Reuters wrote that fish oil “can dramatically reduce the odds of a heart attack while vitamin D’s benefits seem to come from lowering the risk of death from cancer.”
The Washington Post reported fish-oil medications were found “effective” in protecting against heart events while vitamin D was linked to “a decline in cancer deaths.”
CNN said they “do not prevent cancer or heart disease.”
The Associated Press reported “no clear ability to lower heart or cancer risks.”
Kaiser Health News called them “no guard against serious heart trouble.”
The New York Times labeled them “ineffective.”
NPR said they “Mostly Disappoint.”
While the conclusion of the fish oil and the vitamin D studies concluded the below:
“Supplementation with n−3 fatty acids did not result in a lower incidence of major cardiovascular events or cancer than placebo.”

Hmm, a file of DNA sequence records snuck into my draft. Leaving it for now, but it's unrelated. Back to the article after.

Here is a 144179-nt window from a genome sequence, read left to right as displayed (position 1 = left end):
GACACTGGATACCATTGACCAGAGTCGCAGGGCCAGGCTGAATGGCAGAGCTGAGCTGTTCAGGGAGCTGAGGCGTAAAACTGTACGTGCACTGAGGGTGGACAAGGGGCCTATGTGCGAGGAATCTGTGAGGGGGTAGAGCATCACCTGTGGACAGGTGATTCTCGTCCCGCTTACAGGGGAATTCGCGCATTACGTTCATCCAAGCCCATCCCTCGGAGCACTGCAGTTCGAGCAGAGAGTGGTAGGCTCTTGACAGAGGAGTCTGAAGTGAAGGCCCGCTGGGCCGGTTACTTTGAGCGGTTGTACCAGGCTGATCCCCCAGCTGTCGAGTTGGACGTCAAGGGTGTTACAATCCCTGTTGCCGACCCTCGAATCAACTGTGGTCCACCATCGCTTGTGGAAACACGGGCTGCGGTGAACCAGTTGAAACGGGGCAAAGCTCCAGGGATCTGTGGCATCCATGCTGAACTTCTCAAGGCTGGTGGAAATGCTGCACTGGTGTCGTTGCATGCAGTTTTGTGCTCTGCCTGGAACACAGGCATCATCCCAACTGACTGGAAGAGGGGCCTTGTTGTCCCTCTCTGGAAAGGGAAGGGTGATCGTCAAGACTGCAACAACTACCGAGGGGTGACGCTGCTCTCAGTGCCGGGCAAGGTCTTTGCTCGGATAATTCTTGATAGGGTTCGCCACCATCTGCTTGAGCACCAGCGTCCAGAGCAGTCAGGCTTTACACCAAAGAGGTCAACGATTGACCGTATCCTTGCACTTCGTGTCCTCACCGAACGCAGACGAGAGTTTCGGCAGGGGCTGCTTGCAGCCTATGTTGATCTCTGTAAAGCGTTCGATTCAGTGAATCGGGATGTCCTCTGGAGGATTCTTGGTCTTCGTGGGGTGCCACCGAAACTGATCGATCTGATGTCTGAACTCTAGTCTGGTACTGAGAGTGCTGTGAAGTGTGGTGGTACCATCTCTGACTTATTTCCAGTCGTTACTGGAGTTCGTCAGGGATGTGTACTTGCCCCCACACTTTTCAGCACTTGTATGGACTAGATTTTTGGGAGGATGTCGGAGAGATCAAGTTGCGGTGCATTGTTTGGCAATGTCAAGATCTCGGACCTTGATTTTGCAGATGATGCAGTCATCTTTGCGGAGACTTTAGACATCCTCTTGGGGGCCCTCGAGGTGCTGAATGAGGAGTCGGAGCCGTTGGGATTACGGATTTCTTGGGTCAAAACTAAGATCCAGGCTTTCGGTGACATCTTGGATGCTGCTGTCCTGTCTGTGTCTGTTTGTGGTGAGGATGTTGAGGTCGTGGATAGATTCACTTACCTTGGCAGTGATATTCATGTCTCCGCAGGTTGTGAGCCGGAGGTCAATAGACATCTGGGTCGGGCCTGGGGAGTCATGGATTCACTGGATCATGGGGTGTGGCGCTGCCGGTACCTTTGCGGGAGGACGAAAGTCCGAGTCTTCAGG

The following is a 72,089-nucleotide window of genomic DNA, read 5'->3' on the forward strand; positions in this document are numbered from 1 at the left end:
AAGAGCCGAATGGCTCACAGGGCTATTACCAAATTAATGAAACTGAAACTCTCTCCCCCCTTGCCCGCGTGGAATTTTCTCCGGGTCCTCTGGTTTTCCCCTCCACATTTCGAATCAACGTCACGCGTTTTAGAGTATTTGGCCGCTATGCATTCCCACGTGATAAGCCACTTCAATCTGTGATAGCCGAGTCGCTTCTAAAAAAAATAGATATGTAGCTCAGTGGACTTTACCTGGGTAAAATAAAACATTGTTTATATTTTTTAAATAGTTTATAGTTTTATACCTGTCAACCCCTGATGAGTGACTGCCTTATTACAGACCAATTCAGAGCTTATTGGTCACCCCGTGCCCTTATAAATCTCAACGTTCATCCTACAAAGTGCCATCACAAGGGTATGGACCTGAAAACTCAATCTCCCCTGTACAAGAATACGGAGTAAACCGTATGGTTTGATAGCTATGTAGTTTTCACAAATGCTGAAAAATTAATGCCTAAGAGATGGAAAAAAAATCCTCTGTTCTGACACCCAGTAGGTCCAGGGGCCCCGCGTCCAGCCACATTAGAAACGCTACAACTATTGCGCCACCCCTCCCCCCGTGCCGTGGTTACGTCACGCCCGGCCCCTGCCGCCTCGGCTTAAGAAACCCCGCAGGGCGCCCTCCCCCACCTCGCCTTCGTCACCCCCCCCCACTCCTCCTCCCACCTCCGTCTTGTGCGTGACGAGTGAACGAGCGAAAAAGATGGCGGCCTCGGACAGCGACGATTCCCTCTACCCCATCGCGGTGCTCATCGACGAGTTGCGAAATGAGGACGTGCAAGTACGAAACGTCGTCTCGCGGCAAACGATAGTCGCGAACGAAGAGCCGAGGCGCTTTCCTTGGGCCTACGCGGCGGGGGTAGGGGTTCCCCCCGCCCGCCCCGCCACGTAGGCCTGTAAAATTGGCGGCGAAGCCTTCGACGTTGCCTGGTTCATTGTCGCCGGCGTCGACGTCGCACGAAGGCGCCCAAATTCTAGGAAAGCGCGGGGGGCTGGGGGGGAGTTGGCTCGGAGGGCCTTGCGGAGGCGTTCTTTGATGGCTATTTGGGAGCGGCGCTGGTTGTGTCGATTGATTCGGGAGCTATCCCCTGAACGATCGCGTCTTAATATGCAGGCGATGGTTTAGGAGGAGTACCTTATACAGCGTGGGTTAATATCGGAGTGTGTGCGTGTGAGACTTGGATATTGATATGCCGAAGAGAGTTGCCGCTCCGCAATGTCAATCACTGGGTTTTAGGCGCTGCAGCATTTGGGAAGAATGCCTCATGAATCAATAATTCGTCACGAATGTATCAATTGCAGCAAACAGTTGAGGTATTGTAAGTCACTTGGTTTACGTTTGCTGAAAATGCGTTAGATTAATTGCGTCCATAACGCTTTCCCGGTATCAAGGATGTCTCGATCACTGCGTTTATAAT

“Supplementation with vitamin D did not result in a lower incidence of invasive cancer or cardiovascular events than placebo.”
The statements seem clear: no benefit.
The problem is when a news release rely on a trial that was conducted in a specific hospital featuring those rosy-sounding secondary findings at the top, with wording that made them sound like proven benefits. News releases need to be “extra careful” about reporting the limitations of secondary findings because “readers will often assume causation where there is none.”
So building false hopes is fundamentally cruel.
Common signs that may indicate you might be suffering from a food intolerance. For more details zahlepost.com